DW: Why did you guys want to make a new Fallout?
EP: It was one of those wish list things. We were talking about what we want to do if we could get a licence, “Oh, this could be cool, this would be great”, and we realised Fallout was top of that list.
DW: What else was on that list?
EP: I think Todd and I had wanted to make a Batman game forever. I think we talked about Bladerunner at some point. Bethesda makes the Terminator games so I’m sure that came up. But for me it was Fallout. For some reason when Fallout hit the list it was like a pipe dream, it wouldn’t happen, you know? And then [when Interplay auctioned off its licenses] it was like “Oh wow!” We just jumped on it.
DW: So would you have made a post-apocalyptic RPG even without Fallout?
EP: No, it wasn’t like we were going to make a post-apocalyptic RPG and then Fallout came along. We were going to make Fallout or something else.[…]
EP: You know obviously when I first came here Todd and I talked about the Thief stuff and how much of that stuff did we wanted to find its way into Oblivion. I mean the real issue of making good a stealth game like Thief or Splinter Cell is that you know these are linear games with one core gameplay mechanic, and that is sneaking. And you know when you work on a stealth game, you realise how tightly designed stealth gameplay has to be. In a game where you’re a fighter swinging in with a sword or where you have a gun, a lot of times the environment doesn’t make a difference. But for sneaking, the environment is half the gameplay. Back in the Thief days the game designers were also the level designers, they were creating the gameplay in the space they were building because they were so interdependent. Now that’s not really the case.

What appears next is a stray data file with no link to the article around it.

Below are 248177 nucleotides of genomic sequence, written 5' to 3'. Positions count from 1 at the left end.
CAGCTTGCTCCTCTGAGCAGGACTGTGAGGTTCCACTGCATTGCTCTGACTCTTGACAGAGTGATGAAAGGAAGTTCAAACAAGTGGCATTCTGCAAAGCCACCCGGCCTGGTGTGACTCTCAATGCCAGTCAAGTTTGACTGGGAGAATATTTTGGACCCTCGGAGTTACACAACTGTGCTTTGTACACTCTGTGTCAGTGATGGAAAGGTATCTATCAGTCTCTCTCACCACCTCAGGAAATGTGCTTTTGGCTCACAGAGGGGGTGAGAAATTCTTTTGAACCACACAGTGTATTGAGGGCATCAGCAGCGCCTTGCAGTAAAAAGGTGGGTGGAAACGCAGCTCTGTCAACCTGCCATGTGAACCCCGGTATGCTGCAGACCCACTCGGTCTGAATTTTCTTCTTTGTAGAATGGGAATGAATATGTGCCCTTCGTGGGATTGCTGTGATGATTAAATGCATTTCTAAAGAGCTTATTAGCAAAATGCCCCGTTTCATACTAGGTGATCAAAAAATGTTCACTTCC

But that said, I think there’s a level of tension you get with stealth gameplay that you don’t get with anything else. So we started with Oblivion and the stealth system in Fallout is actually a lot more robust than the stealth system in Oblivion. A lot of that has to do with the enemy AI and the different search states that they have. In Oblivion you’re either detected or hidden, now there are stages in between and you’ll know when to be cautious. In Fallout people can be actively searching for you, they’ll actually do the Thief thing and you’ll hear “Where are you? I hear something” and there’s that level of tension there that you didn’t have in Oblivion. You know I was just playing the [Supermart area] fighting the raiders and it’s like a lot of times in Fallout, the feeling is so desperate and you feel like you’re struggling for survival and when you’re sneaking you really feel like “Oh god, don’t find me, please don’t find me”. You’d get that occasionally in Oblivion I think, but for me it actually works better in a post-apocalyptic setting than I thought it would. In Fallout it’s more like the stealth stuff complements your regular gameplay, but it’s definitely a viable approach.